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Disclaimer: I'm not J.K. Rowling. If I was, Albus Potter's name would so be Elvendork. 






Chapter Two: Some of Us Really Can’t Turn Down a Dare

“Aw, bad luck, mate, you got sourpuss Warrington,” Tad said with what he must’ve thought was a consoling pat on the back. However, I didn’t need to be consoled. I was too busy enjoying Warrington’s reaction at the news. She seemed . . . disappointed.

If my ego was more tender I would’ve been insulted by her obvious irritation, she seemed to be near-hysterics, actually. I watched her with a smile, I was congratulating myself for getting her so upset without even trying. This competition was turning out to be a blast, and it hadn’t even really started yet.

After what seemed like ages, she looked up at me. I grinned at her. She glared back at me in what I assumed she thought was a menacing glare. Only, it wasn’t menacing, it was funny. I grinned wider and mouthed “Hello, partner,” at her.

She didn’t get it. I enunciated this time. “HELL-OH, PART-NER.” After two more times, she got it, and she sure looked livid. I got up, hoping to go over there and say my greeting in person.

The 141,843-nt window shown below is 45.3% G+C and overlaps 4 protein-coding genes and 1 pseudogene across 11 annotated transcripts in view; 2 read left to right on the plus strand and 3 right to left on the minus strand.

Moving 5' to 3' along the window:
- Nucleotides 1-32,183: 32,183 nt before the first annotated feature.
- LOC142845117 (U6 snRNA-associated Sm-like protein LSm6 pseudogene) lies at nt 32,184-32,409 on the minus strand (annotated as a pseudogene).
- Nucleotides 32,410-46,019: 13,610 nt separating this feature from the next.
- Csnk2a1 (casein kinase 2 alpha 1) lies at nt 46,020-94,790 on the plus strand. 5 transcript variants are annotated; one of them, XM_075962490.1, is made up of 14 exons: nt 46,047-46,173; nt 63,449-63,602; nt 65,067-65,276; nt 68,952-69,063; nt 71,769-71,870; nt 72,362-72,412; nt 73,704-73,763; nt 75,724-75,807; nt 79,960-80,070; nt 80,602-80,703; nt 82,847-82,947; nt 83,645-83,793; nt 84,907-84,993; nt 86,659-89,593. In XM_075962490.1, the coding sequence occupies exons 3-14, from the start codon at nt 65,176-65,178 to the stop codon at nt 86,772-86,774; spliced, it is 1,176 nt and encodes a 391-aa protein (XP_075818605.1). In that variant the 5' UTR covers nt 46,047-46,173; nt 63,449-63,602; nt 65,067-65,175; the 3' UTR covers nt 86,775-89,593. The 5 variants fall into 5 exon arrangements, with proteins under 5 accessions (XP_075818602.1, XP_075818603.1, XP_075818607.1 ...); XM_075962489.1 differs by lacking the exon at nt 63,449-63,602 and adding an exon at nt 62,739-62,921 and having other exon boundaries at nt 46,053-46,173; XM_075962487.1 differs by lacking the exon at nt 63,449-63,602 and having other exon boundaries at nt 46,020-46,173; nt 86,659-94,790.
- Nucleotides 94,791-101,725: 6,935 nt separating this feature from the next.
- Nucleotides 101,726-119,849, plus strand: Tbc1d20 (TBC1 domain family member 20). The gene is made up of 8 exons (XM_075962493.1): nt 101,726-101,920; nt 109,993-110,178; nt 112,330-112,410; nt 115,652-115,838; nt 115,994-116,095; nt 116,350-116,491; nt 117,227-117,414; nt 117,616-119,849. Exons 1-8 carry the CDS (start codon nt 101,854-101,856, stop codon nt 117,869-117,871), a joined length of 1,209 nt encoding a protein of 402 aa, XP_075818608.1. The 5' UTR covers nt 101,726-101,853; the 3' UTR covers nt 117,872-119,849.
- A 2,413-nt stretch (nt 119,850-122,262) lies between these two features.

“Eh, Jimmy old pal, unless you have a death wish, don’t go over there,” Bryan told me, looking concerned for my sanity. I rolled my eyes.

“Her bark’s worse than her bite. I bet you Warrington couldn’t hurt a fly,” I assured him.
“James, think about it. Her name has the word ‘war’ in it. And she looks like she’s about to hex you into oblivion. And you can’t hex a girl,” Bryan persisted, the poor deluded soul.

“Relax Bryan, I won’t have to hex her. And, she’s not going to hex me,” I said confidently. “Deep down inside, she’s madly in love with me.”

All four of my year-mates rolled their eyes at once.

“James, you think every girl is madly in love with you deep down inside,” Adam informed me. I nodded knowingly.

“That’s because they all are,” I replied, before turning and making my way over to the Slytherin table. I ignored the dirty looks several fourth year Slytherin boys sent at me and sidled up to Warrington. She was now glaring at me, standing, with her hand clenched in a fist around her wand. She was left-handed.

“What. Do. You. Want. Potter,” she said through clenched teeth. I smirked. She was pretty cute when she was bloodthirsty. Her blue-green eyes were shiny with anger and some hair was coming out of her bun.

“I just wanted to . . .” Shoot. What did I want? I really had just come over to irritate her, but that sounded slightly lame. “give you a chance to apologize for tripping me. I think since we’re definitely going to win this competition, we need to start out on the right foot.”